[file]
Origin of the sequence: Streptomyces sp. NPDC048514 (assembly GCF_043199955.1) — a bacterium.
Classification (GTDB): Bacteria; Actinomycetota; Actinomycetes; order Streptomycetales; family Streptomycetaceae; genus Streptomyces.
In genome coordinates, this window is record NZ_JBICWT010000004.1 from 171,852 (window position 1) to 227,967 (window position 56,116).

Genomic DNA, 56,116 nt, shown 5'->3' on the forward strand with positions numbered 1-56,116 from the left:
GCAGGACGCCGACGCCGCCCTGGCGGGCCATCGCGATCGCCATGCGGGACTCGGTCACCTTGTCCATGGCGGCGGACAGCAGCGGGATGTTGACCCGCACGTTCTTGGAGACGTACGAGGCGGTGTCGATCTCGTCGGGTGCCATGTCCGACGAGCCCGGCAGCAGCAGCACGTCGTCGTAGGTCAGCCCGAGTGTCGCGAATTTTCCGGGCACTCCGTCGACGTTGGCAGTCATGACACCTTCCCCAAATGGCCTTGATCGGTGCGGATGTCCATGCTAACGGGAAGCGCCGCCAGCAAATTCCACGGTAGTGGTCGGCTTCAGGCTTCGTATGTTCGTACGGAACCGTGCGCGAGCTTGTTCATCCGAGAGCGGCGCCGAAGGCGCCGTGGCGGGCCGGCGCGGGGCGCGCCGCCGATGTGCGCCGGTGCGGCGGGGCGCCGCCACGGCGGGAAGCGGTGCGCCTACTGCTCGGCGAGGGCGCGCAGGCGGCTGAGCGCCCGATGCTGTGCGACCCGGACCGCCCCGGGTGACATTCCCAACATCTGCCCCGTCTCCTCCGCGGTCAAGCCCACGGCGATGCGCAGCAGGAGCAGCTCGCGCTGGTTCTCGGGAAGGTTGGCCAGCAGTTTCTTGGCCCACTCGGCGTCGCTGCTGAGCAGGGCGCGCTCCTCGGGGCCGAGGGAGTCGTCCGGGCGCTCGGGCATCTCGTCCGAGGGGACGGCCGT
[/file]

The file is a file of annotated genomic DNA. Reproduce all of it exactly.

Origin of the sequence: Streptomyces sp. NPDC048514 (assembly GCF_043199955.1) — a bacterium.
Classification (GTDB): Bacteria; Actinomycetota; Actinomycetes; order Streptomycetales; family Streptomycetaceae; genus Streptomyces.
In genome coordinates, this window is record NZ_JBICWT010000004.1 from 171,852 (window position 1) to 227,967 (window position 56,116).

Genomic DNA, 56,116 nt, shown 5'->3' on the forward strand with positions numbered 1-56,116 from the left:
GCAGGACGCCGACGCCGCCCTGGCGGGCCATCGCGATCGCCATGCGGGACTCGGTCACCTTGTCCATGGCGGCGGACAGCAGCGGGATGTTGACCCGCACGTTCTTGGAGACGTACGAGGCGGTGTCGATCTCGTCGGGTGCCATGTCCGACGAGCCCGGCAGCAGCAGCACGTCGTCGTAGGTCAGCCCGAGTGTCGCGAATTTTCCGGGCACTCCGTCGACGTTGGCAGTCATGACACCTTCCCCAAATGGCCTTGATCGGTGCGGATGTCCATGCTAACGGGAAGCGCCGCCAGCAAATTCCACGGTAGTGGTCGGCTTCAGGCTTCGTATGTTCGTACGGAACCGTGCGCGAGCTTGTTCATCCGAGAGCGGCGCCGAAGGCGCCGTGGCGGGCCGGCGCGGGGCGCGCCGCCGATGTGCGCCGGTGCGGCGGGGCGCCGCCACGGCGGGAAGCGGTGCGCCTACTGCTCGGCGAGGGCGCGCAGGCGGCTGAGCGCCCGATGCTGTGCGACCCGGACCGCCCCGGGTGACATTCCCAACATCTGCCCCGTCTCCTCCGCGGTCAAGCCCACGGCGATGCGCAGCAGGAGCAGCTCGCGCTGGTTCTCGGGAAGGTTGGCCAGCAGTTTCTTGGCCCACTCGGCGTCGCTGCTGAGCAGGGCGCGCTCCTCGGGGCCGAGGGAGTCGTCCGGGCGCTCGGGCATCTCGTCCGAGGGGACGGCCGT